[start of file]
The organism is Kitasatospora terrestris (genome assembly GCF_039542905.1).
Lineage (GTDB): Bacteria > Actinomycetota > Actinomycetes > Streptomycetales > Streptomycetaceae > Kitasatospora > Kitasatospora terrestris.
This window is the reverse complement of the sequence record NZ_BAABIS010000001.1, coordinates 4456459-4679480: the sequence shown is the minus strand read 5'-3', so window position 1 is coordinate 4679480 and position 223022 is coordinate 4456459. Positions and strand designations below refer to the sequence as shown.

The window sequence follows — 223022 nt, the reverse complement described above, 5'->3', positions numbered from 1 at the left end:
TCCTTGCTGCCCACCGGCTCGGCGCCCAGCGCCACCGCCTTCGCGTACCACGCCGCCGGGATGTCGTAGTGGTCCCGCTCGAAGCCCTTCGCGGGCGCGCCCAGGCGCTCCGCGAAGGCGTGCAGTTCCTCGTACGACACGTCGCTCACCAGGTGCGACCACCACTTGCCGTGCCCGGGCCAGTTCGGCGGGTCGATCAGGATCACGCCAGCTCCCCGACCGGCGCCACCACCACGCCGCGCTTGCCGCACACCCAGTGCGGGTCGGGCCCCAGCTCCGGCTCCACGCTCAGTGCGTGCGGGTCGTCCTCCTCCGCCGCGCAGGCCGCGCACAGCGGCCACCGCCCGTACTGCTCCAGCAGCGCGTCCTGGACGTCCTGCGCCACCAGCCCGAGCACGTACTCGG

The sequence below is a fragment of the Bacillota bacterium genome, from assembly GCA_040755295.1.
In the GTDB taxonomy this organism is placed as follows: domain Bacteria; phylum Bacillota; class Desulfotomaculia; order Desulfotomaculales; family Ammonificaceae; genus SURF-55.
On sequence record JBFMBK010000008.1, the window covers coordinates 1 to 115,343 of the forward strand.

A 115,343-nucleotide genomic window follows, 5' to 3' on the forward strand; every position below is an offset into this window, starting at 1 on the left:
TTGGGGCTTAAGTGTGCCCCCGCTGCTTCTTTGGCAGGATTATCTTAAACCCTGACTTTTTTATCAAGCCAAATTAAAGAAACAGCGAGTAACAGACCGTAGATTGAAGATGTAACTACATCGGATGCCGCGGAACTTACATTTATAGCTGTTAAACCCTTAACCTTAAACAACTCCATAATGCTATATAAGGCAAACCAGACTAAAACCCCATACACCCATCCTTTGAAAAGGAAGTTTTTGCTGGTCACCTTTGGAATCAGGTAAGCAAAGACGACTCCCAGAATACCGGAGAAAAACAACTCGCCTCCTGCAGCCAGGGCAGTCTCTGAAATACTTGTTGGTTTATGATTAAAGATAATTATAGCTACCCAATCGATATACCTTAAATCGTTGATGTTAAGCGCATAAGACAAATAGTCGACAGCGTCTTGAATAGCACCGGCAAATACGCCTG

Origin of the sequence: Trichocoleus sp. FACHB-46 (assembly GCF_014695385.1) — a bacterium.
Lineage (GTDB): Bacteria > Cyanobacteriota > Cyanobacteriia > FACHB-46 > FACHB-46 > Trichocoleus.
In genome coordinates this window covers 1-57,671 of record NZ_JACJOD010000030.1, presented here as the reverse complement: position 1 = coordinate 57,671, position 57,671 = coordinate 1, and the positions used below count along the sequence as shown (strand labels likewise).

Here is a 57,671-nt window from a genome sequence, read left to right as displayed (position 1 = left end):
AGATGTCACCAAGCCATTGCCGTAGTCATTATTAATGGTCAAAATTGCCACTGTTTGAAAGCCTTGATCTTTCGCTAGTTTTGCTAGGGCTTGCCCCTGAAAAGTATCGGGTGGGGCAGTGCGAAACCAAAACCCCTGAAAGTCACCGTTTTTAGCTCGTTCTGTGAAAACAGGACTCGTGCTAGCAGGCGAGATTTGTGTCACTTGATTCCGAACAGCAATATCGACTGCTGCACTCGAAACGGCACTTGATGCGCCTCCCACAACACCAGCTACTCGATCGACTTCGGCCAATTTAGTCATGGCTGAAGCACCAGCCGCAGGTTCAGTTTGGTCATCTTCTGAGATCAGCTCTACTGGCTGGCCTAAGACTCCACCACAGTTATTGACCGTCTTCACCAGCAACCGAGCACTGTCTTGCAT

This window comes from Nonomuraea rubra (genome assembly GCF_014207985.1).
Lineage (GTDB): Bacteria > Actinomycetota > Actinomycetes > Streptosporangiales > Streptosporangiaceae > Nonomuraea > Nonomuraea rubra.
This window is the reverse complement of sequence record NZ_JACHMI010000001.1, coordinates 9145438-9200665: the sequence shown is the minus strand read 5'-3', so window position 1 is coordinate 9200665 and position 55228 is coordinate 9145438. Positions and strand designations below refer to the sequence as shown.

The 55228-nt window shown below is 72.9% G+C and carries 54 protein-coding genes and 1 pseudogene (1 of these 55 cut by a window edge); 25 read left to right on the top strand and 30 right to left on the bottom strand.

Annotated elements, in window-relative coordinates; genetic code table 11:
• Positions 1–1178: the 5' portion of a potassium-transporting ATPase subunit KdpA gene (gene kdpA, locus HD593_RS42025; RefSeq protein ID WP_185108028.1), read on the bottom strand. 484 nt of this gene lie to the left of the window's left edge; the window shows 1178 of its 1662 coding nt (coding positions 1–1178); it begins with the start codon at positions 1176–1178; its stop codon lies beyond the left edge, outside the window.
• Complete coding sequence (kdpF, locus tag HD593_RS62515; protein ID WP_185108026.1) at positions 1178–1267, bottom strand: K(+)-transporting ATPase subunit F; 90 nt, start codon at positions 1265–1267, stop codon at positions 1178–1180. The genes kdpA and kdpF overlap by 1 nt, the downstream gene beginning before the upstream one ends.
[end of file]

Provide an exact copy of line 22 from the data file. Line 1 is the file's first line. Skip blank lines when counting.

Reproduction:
• Complete coding sequence (kdpF, locus tag HD593_RS62515; protein ID WP_185108026.1) at positions 1178–1267, bottom strand: K(+)-transporting ATPase subunit F; 90 nt, start codon at positions 1265–1267, stop codon at positions 1178–1180. The genes kdpA and kdpF overlap by 1 nt, the downstream gene beginning before the upstream one ends.